This group of offensive players has combined to put the Badgers in the top 10 in rushing offense (7th, 257 ypg), and total offense (8th, 523 ypg), but only 31st in pass offense (265 ypg).  All of that together has the Badgers No. 1 overall in scoring offense with an average of 50 points per game.

MADISON, WI - OCTOBER 1: James White #20 of the Wisconsin Badgers rushes past Brandon Chapek #51 of the Nebraska Cornhuskers October 1, 2011 at Camp Randall Stadium in Madison, Wisconsin.  (Photo by John Gress/Getty Images)
John Gress/Getty Images

Defensively Wisconsin has raised its game from last year's, and is now top 10 in both total and scoring defense, 7th and 3rd respectively while allowing less than 125 yards per game rushing and 150 yards per game passing.

Looking over the Badger's remaining schedule it breaks down like so:

Cakewalks: Purdue, Minnesota - Neither of these teams hangs within five touchdowns of Wisconsin.  Mark it down.

Potentially Dangerous but solid resume teams: Ohio State, Illinois, Penn State - Three teams that are good on one side of the ball but have a fatal flaw somewhere.  Without a big boost in special teams or a complete Badger meltdown these are all comfortable wins.  Also, all three are or should be fringe top 25 teams when the Badgers play them, helping to solidify Wisconsin's resume.

Proving Ground: Michigan State, Big Ten Champ Game - The Spartans have a physical front seven that is capable of challenging Wisconsin in the run game and making Russell Wilson sweat in the backfield.  However, Wisconsin still has the ability to put up 25-30 points and the Spartan offense so far this year has proven woefully inept against good defenses.  The Spartans can make this one interesting but Wisconsin is the more complete team.  Thankfully this helps the resume, Michigan State is a top 15 team that just dismantled a top 10 team, so a big win in prime time would help Wisconsin's case immensely.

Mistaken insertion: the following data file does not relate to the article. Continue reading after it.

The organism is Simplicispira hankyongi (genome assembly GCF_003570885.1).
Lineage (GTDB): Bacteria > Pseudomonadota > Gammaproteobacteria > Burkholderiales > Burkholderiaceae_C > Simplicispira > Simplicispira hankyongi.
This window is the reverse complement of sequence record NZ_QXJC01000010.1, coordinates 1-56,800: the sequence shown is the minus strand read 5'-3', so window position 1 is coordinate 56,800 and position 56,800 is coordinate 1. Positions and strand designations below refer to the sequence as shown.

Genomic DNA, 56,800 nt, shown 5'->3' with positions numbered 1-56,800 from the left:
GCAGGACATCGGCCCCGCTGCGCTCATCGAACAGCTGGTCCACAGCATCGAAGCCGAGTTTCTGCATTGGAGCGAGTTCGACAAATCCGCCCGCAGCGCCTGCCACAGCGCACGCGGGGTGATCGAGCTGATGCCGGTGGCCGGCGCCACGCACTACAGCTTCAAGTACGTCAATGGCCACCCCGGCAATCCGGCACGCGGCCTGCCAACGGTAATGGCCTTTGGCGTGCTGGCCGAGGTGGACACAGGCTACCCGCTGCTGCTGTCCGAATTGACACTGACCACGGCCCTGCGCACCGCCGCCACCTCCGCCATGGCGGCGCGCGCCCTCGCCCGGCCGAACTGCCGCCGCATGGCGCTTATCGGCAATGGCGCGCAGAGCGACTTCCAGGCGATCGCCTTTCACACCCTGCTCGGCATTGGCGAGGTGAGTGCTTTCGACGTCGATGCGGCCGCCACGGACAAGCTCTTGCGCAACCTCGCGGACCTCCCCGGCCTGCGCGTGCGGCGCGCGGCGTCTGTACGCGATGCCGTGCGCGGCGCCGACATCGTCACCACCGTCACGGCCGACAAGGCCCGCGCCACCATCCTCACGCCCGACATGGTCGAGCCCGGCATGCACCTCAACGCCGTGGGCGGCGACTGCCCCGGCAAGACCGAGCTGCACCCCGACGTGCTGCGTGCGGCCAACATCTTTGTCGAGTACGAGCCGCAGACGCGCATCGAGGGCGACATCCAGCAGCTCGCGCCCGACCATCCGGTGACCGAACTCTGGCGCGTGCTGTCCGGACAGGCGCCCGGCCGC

The other big bump in SOS?  Wisconsin gets one more game in early December against the team that survives the free-for-all in the Legend's Division.  If Wisconsin beats MSU it will open the door for Nebraska, Michigan and possibly Iowa to climb into the spot opposite the Badgers in Indy. Wisconsin fans should root for the highest ranked team for one more boost before the final BCS polls.

MADISON, WI - OCTOBER 15: Jared Abbrederis #4 of the Wisconsin Badgers returns a punt 38 yards for a touchdown in the third quarter against the Indiana Hoosiers at Camp Randall Stadium on October 15, 2011 in Madison, Wisconsin. The Badgers won 59-7. (Phot
Joe Robbins/Getty Images


How does everything look right now?  Wisconsin controls its own destiny to a certain extent.  Win out impressively and the Badgers are most likely going to end up third in the BCS at worst*.

From there it is up to God and the rest of the Big XII (or less likely, the SEC*) to open up a trip to the BCS championship game.  There is a lot of football left to be played, however, starting with a challenging trip to East Lansing this week.  Bret Bielema knows better than to look too far ahead, lest his team trip on what is right in front of it.

Smart money is on this team going 13-0.  Where it goes after that is anyone's guess.


*(All of this overlooks the very real possibility that the loser of the LSU/Alabama showdown in November stays in the top three or even the top two (similar to Michigan staying number two after losing to Ohio State in 2006).  In this case the argument comes down to the worthiness of a one-loss SEC team over an undefeated Big Ten team.  Spoiler alert: it doesn't end well for the Big Ten).